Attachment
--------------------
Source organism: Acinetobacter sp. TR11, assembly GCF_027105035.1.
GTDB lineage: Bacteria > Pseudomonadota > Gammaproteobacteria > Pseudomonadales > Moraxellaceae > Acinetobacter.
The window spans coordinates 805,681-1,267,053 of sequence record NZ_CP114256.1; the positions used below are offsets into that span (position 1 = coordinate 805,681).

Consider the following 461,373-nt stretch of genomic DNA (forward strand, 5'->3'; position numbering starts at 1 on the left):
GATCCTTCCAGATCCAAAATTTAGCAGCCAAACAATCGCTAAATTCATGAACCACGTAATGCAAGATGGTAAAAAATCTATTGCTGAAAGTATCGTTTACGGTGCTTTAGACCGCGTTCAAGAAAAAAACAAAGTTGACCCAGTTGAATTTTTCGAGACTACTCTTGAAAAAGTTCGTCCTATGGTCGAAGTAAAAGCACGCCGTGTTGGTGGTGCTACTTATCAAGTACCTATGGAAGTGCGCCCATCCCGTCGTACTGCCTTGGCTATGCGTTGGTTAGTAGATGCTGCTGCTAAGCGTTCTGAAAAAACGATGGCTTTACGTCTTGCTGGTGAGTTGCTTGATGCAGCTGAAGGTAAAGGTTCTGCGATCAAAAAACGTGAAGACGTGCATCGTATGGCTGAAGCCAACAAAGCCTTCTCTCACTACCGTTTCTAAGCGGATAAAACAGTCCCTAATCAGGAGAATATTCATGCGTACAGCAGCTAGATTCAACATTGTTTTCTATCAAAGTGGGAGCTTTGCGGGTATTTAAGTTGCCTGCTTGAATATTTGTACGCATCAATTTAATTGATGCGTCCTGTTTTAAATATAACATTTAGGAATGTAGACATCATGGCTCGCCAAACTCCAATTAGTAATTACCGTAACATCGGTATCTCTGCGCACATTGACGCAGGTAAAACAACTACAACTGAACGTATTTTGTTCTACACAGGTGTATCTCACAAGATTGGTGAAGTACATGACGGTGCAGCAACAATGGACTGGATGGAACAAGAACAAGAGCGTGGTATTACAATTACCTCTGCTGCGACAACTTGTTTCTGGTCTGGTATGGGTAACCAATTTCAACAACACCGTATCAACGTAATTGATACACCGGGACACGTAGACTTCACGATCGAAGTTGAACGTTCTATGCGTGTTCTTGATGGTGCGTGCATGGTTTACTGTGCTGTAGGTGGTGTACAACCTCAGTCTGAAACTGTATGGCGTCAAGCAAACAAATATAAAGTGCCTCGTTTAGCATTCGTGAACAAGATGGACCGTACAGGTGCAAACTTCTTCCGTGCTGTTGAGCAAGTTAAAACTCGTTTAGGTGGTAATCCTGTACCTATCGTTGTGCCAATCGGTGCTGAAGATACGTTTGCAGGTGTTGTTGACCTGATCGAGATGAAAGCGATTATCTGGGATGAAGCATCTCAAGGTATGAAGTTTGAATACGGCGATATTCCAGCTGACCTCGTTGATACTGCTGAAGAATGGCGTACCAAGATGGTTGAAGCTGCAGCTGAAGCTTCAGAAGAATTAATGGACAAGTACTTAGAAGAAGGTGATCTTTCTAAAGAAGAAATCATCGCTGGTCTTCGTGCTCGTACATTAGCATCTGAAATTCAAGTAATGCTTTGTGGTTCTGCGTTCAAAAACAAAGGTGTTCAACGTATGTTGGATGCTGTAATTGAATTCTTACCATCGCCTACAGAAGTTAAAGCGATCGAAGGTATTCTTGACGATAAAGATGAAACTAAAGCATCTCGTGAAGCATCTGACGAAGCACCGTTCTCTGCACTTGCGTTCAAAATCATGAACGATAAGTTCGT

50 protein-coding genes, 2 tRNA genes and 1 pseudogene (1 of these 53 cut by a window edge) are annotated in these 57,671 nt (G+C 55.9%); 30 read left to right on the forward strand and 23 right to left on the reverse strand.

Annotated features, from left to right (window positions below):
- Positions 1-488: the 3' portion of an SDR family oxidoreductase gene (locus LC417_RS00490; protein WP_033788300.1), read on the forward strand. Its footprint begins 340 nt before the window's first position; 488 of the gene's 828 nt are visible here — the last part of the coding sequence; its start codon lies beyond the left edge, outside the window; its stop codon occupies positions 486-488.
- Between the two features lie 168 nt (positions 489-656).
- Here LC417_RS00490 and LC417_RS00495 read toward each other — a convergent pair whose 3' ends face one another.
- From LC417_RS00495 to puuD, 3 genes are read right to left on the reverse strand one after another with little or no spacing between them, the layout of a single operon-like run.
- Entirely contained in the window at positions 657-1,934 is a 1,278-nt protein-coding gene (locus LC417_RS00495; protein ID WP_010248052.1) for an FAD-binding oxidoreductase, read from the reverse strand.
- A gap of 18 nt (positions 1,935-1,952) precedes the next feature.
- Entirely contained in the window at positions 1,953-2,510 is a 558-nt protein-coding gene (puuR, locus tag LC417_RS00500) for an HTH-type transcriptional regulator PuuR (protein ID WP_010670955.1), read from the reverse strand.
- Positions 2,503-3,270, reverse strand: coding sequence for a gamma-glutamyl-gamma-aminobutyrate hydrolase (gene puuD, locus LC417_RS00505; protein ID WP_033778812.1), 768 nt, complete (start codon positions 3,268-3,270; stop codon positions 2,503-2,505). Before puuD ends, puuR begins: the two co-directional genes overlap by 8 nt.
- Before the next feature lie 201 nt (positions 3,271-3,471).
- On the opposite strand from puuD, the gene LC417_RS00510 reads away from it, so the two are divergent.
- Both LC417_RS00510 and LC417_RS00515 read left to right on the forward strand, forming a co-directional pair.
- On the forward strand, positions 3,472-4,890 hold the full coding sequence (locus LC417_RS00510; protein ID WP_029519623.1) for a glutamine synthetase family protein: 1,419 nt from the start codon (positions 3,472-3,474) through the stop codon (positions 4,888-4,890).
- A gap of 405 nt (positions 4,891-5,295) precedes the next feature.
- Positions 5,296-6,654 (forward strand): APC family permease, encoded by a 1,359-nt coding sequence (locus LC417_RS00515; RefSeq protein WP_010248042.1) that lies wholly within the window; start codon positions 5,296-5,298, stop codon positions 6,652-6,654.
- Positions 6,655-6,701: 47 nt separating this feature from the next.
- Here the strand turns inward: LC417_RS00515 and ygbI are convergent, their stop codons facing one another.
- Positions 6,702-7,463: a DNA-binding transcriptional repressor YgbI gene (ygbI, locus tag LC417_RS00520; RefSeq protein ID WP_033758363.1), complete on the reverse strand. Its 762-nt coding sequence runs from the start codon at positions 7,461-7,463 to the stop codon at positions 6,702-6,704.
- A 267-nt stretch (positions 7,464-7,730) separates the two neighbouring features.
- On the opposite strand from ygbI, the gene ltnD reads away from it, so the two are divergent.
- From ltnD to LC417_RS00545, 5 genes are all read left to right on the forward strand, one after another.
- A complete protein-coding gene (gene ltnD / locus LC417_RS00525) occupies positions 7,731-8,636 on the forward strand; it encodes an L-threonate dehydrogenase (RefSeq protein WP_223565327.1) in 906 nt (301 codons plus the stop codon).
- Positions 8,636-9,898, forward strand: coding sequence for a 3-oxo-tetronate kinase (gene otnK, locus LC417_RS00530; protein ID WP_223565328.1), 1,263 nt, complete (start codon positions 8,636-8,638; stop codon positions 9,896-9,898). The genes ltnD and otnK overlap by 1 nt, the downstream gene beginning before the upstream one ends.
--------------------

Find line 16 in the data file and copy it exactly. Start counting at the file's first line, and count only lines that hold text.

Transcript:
- Before the next feature lie 201 nt (positions 3,271-3,471).